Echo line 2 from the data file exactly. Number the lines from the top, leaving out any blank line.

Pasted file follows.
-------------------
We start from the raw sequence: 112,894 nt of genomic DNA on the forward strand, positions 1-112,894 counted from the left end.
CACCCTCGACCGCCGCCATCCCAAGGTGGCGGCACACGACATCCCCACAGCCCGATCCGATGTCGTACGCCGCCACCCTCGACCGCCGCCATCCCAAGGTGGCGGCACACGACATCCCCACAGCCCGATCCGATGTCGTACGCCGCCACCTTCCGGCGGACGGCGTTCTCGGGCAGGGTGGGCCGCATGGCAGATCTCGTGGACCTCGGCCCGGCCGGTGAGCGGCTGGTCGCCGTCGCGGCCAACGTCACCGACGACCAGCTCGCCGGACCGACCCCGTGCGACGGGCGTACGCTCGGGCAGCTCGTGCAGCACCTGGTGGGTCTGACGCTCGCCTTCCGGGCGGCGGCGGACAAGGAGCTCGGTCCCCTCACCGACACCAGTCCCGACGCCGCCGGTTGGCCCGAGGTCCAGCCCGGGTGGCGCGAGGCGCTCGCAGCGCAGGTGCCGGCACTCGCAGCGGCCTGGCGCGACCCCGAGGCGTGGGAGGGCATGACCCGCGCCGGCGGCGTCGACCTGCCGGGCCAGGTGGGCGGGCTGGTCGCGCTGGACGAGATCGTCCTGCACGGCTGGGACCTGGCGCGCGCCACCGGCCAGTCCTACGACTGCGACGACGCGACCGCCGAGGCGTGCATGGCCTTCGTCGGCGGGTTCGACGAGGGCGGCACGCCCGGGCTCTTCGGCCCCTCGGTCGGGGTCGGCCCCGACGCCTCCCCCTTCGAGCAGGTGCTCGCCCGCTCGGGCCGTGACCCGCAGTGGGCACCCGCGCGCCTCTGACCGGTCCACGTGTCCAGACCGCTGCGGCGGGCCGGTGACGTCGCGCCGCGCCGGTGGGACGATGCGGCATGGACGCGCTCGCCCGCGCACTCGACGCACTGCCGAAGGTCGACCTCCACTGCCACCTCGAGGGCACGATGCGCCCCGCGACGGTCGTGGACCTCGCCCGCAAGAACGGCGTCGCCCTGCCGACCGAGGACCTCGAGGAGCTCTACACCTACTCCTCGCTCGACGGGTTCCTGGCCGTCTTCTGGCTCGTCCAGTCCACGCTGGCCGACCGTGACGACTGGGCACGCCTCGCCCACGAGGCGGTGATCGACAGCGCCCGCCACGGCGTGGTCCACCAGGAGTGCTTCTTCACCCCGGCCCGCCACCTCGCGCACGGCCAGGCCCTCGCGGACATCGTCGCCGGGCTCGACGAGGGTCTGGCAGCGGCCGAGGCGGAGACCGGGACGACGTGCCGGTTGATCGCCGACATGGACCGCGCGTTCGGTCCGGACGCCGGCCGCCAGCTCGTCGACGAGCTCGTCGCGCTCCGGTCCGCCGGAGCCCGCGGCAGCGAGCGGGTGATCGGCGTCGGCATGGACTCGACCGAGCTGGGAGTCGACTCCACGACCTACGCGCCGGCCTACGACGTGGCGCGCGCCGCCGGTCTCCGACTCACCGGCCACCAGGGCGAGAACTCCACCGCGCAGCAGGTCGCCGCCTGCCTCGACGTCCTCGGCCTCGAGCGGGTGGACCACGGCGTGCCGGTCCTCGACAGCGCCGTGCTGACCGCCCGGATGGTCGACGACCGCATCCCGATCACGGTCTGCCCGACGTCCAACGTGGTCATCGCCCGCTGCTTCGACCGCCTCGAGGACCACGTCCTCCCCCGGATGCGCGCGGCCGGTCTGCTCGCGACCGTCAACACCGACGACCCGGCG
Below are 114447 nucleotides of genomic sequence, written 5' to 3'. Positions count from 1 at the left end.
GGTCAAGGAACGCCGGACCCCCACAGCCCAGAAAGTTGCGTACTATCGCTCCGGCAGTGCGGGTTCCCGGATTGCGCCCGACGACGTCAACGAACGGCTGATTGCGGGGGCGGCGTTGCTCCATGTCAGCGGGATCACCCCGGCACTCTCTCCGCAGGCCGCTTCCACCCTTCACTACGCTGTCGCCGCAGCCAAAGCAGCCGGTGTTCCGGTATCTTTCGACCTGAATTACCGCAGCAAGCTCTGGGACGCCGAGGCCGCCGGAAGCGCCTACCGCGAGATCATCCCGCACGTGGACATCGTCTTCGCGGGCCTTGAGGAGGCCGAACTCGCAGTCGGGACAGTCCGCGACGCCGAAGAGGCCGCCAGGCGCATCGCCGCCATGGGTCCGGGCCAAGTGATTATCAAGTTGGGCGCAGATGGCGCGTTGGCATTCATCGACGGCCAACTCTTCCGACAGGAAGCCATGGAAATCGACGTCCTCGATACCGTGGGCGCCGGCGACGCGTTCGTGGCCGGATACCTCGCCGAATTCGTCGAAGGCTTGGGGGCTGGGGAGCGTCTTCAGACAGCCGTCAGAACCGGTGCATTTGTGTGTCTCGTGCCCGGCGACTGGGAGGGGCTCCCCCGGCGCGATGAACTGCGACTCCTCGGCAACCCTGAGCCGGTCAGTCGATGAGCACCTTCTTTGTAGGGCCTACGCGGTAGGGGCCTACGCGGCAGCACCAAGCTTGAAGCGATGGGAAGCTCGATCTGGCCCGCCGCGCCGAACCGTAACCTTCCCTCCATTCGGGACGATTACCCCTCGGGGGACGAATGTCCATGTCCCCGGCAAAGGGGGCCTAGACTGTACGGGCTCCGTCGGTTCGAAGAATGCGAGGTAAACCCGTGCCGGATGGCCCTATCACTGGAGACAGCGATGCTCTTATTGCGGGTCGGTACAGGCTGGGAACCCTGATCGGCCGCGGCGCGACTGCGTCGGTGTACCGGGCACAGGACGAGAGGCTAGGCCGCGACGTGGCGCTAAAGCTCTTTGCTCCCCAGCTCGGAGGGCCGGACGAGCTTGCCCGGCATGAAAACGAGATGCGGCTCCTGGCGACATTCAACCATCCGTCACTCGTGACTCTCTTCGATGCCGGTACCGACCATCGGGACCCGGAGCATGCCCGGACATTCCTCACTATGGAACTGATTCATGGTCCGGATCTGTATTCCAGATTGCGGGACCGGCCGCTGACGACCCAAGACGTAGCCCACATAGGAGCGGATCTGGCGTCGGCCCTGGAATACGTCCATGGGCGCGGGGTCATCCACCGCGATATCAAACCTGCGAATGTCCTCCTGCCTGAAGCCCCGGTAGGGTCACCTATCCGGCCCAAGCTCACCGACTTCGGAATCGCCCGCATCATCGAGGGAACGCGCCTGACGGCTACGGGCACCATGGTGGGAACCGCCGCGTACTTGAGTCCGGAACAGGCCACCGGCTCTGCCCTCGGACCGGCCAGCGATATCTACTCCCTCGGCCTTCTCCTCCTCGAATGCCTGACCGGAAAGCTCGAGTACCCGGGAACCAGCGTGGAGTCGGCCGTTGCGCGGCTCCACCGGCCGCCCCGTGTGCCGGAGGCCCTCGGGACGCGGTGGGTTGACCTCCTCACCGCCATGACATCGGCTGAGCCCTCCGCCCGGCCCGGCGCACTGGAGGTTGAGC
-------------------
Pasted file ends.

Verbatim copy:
CACCCTCGACCGCCGCCATCCCAAGGTGGCGGCACACGACATCCCCACAGCCCGATCCGATGTCGTACGCCGCCACCCTCGACCGCCGCCATCCCAAGGTGGCGGCACACGACATCCCCACAGCCCGATCCGATGTCGTACGCCGCCACCTTCCGGCGGACGGCGTTCTCGGGCAGGGTGGGCCGCATGGCAGATCTCGTGGACCTCGGCCCGGCCGGTGAGCGGCTGGTCGCCGTCGCGGCCAACGTCACCGACGACCAGCTCGCCGGACCGACCCCGTGCGACGGGCGTACGCTCGGGCAGCTCGTGCAGCACCTGGTGGGTCTGACGCTCGCCTTCCGGGCGGCGGCGGACAAGGAGCTCGGTCCCCTCACCGACACCAGTCCCGACGCCGCCGGTTGGCCCGAGGTCCAGCCCGGGTGGCGCGAGGCGCTCGCAGCGCAGGTGCCGGCACTCGCAGCGGCCTGGCGCGACCCCGAGGCGTGGGAGGGCATGACCCGCGCCGGCGGCGTCGACCTGCCGGGCCAGGTGGGCGGGCTGGTCGCGCTGGACGAGATCGTCCTGCACGGCTGGGACCTGGCGCGCGCCACCGGCCAGTCCTACGACTGCGACGACGCGACCGCCGAGGCGTGCATGGCCTTCGTCGGCGGGTTCGACGAGGGCGGCACGCCCGGGCTCTTCGGCCCCTCGGTCGGGGTCGGCCCCGACGCCTCCCCCTTCGAGCAGGTGCTCGCCCGCTCGGGCCGTGACCCGCAGTGGGCACCCGCGCGCCTCTGACCGGTCCACGTGTCCAGACCGCTGCGGCGGGCCGGTGACGTCGCGCCGCGCCGGTGGGACGATGCGGCATGGACGCGCTCGCCCGCGCACTCGACGCACTGCCGAAGGTCGACCTCCACTGCCACCTCGAGGGCACGATGCGCCCCGCGACGGTCGTGGACCTCGCCCGCAAGAACGGCGTCGCCCTGCCGACCGAGGACCTCGAGGAGCTCTACACCTACTCCTCGCTCGACGGGTTCCTGGCCGTCTTCTGGCTCGTCCAGTCCACGCTGGCCGACCGTGACGACTGGGCACGCCTCGCCCACGAGGCGGTGATCGACAGCGCCCGCCACGGCGTGGTCCACCAGGAGTGCTTCTTCACCCCGGCCCGCCACCTCGCGCACGGCCAGGCCCTCGCGGACATCGTCGCCGGGCTCGACGAGGGTCTGGCAGCGGCCGAGGCGGAGACCGGGACGACGTGCCGGTTGATCGCCGACATGGACCGCGCGTTCGGTCCGGACGCCGGCCGCCAGCTCGTCGACGAGCTCGTCGCGCTCCGGTCCGCCGGAGCCCGCGGCAGCGAGCGGGTGATCGGCGTCGGCATGGACTCGACCGAGCTGGGAGTCGACTCCACGACCTACGCGCCGGCCTACGACGTGGCGCGCGCCGCCGGTCTCCGACTCACCGGCCACCAGGGCGAGAACTCCACCGCGCAGCAGGTCGCCGCCTGCCTCGACGTCCTCGGCCTCGAGCGGGTGGACCACGGCGTGCCGGTCCTCGACAGCGCCGTGCTGACCGCCCGGATGGTCGACGACCGCATCCCGATCACGGTCTGCCCGACGTCCAACGTGGTCATCGCCCGCTGCTTCGACCGCCTCGAGGACCACGTCCTCCCCCGGATGCGCGCGGCCGGTCTGCTCGCGACCGTCAACACCGACGACCCGGCG